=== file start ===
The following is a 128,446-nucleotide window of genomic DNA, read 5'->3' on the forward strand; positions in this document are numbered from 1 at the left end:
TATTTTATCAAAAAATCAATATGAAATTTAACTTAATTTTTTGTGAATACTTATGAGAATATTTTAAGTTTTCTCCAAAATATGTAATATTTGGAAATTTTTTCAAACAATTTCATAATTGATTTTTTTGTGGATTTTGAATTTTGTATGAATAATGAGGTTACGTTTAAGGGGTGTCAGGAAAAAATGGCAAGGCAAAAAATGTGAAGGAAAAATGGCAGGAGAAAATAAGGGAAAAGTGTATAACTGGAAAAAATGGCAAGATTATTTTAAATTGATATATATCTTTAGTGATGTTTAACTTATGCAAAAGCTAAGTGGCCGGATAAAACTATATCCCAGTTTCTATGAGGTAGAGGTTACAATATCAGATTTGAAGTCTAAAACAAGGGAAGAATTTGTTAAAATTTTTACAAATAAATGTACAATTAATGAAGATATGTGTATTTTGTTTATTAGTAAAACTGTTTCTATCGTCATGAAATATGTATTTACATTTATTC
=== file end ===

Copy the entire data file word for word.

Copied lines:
The following is a 128,446-nucleotide window of genomic DNA, read 5'->3' on the forward strand; positions in this document are numbered from 1 at the left end:
TATTTTATCAAAAAATCAATATGAAATTTAACTTAATTTTTTGTGAATACTTATGAGAATATTTTAAGTTTTCTCCAAAATATGTAATATTTGGAAATTTTTTCAAACAATTTCATAATTGATTTTTTTGTGGATTTTGAATTTTGTATGAATAATGAGGTTACGTTTAAGGGGTGTCAGGAAAAAATGGCAAGGCAAAAAATGTGAAGGAAAAATGGCAGGAGAAAATAAGGGAAAAGTGTATAACTGGAAAAAATGGCAAGATTATTTTAAATTGATATATATCTTTAGTGATGTTTAACTTATGCAAAAGCTAAGTGGCCGGATAAAACTATATCCCAGTTTCTATGAGGTAGAGGTTACAATATCAGATTTGAAGTCTAAAACAAGGGAAGAATTTGTTAAAATTTTTACAAATAAATGTACAATTAATGAAGATATGTGTATTTTGTTTATTAGTAAAACTGTTTCTATCGTCATGAAATATGTATTTACATTTATTC